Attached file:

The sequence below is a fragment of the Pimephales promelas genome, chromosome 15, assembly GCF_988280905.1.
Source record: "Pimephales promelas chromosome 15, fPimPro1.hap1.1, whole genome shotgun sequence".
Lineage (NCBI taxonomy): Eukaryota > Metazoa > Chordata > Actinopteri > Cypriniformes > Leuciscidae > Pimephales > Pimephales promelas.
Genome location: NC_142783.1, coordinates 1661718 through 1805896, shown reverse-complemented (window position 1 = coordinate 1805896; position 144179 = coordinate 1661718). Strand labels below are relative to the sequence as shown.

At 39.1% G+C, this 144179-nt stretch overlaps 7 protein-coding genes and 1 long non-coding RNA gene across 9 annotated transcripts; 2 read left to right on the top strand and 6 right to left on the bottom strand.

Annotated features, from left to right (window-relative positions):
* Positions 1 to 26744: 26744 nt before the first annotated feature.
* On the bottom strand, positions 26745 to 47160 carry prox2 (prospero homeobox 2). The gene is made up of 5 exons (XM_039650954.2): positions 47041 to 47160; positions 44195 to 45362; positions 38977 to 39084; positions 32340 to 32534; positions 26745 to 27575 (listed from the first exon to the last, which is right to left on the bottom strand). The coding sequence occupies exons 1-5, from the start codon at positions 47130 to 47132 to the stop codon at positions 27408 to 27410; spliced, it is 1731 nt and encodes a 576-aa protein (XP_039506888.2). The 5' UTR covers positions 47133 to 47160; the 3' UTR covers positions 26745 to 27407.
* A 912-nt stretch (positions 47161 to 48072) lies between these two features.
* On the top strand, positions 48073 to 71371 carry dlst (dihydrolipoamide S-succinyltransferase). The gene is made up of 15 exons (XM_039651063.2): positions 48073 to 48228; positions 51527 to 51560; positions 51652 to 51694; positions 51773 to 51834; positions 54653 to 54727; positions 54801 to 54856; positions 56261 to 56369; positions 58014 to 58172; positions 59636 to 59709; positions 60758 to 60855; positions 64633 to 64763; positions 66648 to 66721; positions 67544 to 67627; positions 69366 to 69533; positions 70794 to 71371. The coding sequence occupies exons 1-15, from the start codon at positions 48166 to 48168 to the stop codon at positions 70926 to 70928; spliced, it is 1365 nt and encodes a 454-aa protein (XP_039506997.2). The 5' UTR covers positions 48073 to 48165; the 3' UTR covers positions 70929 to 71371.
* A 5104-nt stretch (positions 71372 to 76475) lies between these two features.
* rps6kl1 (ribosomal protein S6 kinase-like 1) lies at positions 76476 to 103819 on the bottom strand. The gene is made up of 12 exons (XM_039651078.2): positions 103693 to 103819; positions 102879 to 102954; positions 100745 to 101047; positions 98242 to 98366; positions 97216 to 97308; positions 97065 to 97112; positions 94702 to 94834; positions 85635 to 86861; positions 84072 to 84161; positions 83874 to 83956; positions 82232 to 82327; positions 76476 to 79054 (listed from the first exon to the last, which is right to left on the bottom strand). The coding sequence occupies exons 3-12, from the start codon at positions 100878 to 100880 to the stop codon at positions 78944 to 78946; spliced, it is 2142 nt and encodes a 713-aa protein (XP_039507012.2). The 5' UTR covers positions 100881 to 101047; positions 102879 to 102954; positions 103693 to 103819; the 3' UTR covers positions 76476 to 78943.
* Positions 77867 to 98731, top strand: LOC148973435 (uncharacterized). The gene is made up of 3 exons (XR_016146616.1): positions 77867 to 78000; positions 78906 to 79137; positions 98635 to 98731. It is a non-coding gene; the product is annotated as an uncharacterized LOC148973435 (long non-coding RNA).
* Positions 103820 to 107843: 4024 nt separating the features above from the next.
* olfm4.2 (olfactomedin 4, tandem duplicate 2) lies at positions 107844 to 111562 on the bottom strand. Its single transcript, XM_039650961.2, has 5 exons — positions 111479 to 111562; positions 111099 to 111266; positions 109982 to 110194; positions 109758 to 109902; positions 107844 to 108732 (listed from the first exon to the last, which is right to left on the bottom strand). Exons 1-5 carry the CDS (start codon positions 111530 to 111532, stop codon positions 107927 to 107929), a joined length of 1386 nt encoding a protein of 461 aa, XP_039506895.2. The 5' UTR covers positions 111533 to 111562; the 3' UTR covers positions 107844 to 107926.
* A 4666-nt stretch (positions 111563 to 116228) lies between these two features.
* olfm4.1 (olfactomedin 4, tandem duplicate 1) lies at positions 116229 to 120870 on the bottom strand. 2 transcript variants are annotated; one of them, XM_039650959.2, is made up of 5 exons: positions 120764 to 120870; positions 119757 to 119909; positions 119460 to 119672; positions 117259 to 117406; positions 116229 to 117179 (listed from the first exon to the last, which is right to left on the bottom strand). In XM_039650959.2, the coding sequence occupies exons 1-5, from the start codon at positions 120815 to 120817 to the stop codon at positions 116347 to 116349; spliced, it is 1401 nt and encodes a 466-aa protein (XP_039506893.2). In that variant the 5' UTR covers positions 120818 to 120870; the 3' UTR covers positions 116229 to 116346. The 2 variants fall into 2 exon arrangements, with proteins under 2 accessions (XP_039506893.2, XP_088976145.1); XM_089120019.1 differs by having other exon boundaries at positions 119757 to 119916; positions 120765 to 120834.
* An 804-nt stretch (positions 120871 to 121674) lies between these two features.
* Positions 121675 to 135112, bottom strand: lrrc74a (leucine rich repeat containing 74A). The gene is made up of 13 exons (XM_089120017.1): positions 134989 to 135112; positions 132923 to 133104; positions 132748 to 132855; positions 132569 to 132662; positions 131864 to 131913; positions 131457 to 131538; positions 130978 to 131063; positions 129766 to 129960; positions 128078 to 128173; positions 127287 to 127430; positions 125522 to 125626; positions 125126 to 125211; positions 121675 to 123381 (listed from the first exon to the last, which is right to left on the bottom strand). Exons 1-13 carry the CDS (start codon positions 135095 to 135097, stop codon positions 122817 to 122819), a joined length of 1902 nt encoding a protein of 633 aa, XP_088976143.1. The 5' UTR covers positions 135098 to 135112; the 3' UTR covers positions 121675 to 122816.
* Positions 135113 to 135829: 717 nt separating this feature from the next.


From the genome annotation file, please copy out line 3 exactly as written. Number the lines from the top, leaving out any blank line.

Lineage (NCBI taxonomy): Eukaryota > Metazoa > Chordata > Actinopteri > Cypriniformes > Leuciscidae > Pimephales > Pimephales promelas.